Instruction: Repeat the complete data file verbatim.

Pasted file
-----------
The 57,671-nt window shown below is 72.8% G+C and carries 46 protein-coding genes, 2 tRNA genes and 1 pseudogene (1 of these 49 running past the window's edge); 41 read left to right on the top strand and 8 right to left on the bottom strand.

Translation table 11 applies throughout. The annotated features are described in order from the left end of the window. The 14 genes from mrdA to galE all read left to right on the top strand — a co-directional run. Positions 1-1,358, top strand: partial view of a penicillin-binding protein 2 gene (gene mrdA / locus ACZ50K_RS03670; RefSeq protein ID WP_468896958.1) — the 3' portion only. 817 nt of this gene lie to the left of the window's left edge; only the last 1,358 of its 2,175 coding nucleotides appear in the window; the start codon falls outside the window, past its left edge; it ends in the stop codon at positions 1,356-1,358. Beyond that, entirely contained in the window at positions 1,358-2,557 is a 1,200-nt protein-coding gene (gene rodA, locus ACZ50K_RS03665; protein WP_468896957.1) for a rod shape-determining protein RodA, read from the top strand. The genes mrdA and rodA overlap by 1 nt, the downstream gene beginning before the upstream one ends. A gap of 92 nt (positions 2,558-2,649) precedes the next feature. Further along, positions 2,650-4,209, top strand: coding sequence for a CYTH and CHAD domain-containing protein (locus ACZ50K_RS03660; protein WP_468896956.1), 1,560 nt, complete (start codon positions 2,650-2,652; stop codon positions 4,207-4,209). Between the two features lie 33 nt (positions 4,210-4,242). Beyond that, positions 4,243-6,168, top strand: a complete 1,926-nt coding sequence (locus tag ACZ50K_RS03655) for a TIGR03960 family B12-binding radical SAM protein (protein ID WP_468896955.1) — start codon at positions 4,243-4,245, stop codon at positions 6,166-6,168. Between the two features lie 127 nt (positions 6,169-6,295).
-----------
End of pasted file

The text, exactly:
The 57,671-nt window shown below is 72.8% G+C and carries 46 protein-coding genes, 2 tRNA genes and 1 pseudogene (1 of these 49 running past the window's edge); 41 read left to right on the top strand and 8 right to left on the bottom strand.

Translation table 11 applies throughout. The annotated features are described in order from the left end of the window. The 14 genes from mrdA to galE all read left to right on the top strand — a co-directional run. Positions 1-1,358, top strand: partial view of a penicillin-binding protein 2 gene (gene mrdA / locus ACZ50K_RS03670; RefSeq protein ID WP_468896958.1) — the 3' portion only. 817 nt of this gene lie to the left of the window's left edge; only the last 1,358 of its 2,175 coding nucleotides appear in the window; the start codon falls outside the window, past its left edge; it ends in the stop codon at positions 1,356-1,358. Beyond that, entirely contained in the window at positions 1,358-2,557 is a 1,200-nt protein-coding gene (gene rodA, locus ACZ50K_RS03665; protein WP_468896957.1) for a rod shape-determining protein RodA, read from the top strand. The genes mrdA and rodA overlap by 1 nt, the downstream gene beginning before the upstream one ends. A gap of 92 nt (positions 2,558-2,649) precedes the next feature. Further along, positions 2,650-4,209, top strand: coding sequence for a CYTH and CHAD domain-containing protein (locus ACZ50K_RS03660; protein WP_468896956.1), 1,560 nt, complete (start codon positions 2,650-2,652; stop codon positions 4,207-4,209). Between the two features lie 33 nt (positions 4,210-4,242). Beyond that, positions 4,243-6,168, top strand: a complete 1,926-nt coding sequence (locus tag ACZ50K_RS03655) for a TIGR03960 family B12-binding radical SAM protein (protein ID WP_468896955.1) — start codon at positions 4,243-4,245, stop codon at positions 6,166-6,168. Between the two features lie 127 nt (positions 6,169-6,295).